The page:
Online learning is at an all-time high right now, and students are therefore expecting more from their online courses. While most of us know the importance of basic tips (like addressing students by name in the discussion board, or offering students substantive feedback on assignments), there are many more options for elevating online learning. Here are 6 online teaching tips that can lead to a more positive experience for both teacher and student.
1. Welcome students with a call or email. If you have time, call each student at the start of the term to say hello and find out what they hope to get out of the class. Most students will appreciate the time you take to do this. If time doesn’t allow, send a private email, addressing each student by name, and asking a direct question to start a brief dialogue.
2. Promote the rubric. Take care to make your rubric as clear and organized as possible. If you plan out assignments for the term in advance, it’s always helpful to provide this list to students as well–if things change, simply send out an updated version. Remind students of the grading rubric for the week’s assignments in announcements or emails to make sure they know what they will be graded on.
3. Communicate information using multiple channels. If you have important information to convey to students, use multiple channels of communication. For example, instead of simply posting information only in the announcements area or sending it only via email, include the information in both of these places. This will reduce the number of students saying they did not get the memo, and posting information in as many places as possible will result in more students getting the information they need to succeed.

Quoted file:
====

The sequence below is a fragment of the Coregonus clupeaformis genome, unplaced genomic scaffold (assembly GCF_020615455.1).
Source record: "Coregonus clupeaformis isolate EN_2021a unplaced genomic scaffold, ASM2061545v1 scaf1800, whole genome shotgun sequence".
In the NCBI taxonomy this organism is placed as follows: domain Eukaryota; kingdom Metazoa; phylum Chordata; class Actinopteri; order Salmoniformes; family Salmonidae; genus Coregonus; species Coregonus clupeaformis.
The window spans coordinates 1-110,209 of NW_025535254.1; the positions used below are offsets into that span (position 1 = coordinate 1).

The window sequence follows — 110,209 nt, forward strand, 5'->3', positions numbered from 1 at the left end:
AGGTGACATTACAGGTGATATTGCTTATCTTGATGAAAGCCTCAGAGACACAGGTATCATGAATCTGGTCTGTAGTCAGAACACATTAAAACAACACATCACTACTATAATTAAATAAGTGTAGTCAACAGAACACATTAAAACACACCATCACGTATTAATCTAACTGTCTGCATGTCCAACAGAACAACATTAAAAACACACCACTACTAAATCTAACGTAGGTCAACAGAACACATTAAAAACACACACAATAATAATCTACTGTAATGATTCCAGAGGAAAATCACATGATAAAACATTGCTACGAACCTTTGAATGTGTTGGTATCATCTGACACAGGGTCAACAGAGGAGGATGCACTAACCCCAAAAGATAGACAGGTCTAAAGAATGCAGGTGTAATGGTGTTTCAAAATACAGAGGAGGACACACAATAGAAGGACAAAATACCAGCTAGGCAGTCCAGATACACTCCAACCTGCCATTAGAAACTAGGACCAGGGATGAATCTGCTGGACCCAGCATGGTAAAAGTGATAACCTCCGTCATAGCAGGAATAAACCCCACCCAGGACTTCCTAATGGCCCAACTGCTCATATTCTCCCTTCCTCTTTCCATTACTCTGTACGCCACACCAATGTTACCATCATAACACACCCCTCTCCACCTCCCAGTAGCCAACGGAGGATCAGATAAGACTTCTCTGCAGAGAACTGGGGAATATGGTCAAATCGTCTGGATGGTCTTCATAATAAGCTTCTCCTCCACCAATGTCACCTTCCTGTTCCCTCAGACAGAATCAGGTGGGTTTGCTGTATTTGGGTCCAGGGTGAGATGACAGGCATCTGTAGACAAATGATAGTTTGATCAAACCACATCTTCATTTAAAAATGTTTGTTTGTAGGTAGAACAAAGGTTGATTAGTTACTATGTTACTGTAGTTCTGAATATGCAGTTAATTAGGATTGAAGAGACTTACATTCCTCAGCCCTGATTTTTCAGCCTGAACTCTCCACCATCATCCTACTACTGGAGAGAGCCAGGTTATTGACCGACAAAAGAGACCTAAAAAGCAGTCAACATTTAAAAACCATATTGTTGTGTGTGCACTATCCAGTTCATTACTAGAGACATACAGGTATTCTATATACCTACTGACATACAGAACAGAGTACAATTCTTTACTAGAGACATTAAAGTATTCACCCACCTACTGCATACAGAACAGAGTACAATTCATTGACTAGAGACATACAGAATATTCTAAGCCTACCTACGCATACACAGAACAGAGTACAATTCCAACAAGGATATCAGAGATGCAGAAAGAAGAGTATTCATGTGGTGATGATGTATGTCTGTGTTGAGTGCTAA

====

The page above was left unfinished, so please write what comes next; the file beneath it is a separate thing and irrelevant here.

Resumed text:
4. Create a class forum. If your Learning Management System allows it, create a forum where students can go to find useful information and ask questions on a subject. For example, if you notice that most of your students struggle with APA, create a forum where they can easily locate resources on the subject and ask related questions.
5. Keep a running list of resources. Compile helpful resources to send to students who are struggling in certain areas. For example, if a student submits a paper that illustrates he or she does not know how to use commas, refer to your list of resources and include the appropriate resource in your feedback.
6. Utilize learner reflection questions. Get students thinking more critically about their writing assignments and their learning by asking questions such as:
In what ways, if any, did writing this paper change your views about the topic?
What did you find most challenging about writing about this topic?
What do you still want to know about this topic?
What did you enjoy most about writing this paper?
What did you discover about this topic that surprised you?
For more online learning tips, please click here.
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